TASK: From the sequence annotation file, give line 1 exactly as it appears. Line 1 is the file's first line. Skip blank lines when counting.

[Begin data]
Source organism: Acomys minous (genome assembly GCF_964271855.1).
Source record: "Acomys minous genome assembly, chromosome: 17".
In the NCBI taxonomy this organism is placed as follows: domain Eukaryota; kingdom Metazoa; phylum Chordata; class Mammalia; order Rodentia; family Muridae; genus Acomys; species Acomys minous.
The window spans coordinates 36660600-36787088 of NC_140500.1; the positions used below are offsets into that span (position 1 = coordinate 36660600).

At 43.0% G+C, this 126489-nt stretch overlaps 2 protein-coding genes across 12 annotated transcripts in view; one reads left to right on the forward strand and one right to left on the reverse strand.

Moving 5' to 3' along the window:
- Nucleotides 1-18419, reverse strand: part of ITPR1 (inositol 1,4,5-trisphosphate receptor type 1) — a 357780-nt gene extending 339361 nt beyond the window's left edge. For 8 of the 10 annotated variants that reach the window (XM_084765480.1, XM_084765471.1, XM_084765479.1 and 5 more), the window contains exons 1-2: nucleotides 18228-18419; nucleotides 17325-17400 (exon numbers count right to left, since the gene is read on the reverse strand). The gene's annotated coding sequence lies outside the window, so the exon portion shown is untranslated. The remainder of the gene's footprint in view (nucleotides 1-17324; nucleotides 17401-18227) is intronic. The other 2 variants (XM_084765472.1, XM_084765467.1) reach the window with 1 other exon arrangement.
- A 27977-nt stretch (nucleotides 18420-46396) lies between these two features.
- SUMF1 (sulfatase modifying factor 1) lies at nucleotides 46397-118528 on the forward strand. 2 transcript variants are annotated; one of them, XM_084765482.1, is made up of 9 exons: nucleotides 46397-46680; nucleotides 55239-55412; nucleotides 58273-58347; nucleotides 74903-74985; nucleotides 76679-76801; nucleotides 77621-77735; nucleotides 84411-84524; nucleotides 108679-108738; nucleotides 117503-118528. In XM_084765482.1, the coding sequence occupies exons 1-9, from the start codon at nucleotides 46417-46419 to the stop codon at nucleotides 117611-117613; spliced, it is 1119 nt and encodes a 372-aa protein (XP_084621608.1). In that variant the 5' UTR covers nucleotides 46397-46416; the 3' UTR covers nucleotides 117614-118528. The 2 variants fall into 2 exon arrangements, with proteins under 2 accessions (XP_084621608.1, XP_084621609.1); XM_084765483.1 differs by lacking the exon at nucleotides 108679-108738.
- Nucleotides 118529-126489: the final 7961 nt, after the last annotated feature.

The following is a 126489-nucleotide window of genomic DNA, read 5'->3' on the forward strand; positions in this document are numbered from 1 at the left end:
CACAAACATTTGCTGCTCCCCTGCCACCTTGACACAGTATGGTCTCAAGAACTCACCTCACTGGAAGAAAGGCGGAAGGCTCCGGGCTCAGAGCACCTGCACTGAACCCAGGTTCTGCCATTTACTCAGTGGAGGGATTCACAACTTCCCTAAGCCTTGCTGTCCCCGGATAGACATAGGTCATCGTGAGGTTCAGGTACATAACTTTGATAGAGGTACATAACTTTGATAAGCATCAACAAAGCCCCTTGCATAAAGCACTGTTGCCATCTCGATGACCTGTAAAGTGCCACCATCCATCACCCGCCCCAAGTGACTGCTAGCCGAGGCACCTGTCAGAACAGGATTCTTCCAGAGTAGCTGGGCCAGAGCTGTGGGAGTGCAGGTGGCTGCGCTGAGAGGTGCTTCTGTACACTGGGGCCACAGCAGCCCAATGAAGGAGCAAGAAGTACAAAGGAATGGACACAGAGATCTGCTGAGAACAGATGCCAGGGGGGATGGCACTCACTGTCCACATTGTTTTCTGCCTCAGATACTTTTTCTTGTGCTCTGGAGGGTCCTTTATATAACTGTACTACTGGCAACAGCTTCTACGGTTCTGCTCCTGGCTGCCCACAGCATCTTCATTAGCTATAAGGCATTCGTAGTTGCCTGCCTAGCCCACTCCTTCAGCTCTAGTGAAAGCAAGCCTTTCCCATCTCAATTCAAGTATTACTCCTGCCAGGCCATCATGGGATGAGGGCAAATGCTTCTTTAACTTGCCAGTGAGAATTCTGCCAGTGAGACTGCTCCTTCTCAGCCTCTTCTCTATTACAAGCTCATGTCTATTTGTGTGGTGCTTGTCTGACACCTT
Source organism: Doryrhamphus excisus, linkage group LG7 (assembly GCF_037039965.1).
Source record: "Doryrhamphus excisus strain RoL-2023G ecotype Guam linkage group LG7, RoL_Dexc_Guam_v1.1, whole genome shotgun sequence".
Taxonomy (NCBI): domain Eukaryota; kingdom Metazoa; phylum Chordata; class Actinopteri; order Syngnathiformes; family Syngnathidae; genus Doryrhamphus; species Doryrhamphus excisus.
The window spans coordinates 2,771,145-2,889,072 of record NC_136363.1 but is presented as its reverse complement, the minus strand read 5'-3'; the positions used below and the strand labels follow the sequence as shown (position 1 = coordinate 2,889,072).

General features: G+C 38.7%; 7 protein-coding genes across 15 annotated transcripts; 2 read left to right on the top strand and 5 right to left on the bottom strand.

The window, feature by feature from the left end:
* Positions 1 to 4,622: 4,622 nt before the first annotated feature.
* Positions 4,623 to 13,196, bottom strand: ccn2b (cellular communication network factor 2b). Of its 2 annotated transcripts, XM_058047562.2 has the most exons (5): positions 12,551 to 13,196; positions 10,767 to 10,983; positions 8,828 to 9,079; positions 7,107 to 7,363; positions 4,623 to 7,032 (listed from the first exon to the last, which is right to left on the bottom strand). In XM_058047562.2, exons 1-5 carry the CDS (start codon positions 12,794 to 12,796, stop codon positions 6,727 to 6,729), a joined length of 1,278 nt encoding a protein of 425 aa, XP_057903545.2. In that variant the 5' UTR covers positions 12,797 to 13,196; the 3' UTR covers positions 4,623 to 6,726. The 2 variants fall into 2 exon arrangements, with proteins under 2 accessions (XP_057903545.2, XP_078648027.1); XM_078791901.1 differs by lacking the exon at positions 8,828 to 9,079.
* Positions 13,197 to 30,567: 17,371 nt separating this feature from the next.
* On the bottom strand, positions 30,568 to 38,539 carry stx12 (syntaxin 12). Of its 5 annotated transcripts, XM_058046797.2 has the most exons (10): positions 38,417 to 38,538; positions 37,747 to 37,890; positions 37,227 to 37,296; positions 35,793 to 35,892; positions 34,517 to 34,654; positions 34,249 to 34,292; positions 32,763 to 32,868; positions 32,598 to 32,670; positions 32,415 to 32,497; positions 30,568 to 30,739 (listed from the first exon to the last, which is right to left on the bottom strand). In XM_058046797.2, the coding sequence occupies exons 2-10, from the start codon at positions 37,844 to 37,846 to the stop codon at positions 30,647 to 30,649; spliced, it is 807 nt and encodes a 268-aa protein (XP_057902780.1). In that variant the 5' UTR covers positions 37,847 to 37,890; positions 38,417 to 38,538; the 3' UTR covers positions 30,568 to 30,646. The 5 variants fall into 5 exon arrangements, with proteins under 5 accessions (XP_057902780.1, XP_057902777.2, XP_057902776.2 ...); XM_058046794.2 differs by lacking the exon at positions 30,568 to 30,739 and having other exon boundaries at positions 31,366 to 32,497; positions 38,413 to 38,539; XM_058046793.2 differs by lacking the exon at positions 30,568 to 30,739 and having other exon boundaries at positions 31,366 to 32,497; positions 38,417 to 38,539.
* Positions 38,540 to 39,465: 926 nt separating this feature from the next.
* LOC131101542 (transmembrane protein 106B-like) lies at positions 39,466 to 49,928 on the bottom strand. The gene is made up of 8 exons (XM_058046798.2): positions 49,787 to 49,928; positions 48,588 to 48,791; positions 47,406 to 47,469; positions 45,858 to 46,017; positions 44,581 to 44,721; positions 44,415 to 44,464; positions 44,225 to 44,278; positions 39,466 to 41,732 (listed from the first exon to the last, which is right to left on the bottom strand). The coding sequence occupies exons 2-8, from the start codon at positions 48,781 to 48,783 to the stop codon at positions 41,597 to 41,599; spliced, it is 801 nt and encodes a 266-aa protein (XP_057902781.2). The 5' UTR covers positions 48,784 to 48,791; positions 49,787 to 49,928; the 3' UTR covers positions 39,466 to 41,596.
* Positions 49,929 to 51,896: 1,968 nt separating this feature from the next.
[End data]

Source organism: Acomys minous (genome assembly GCF_964271855.1).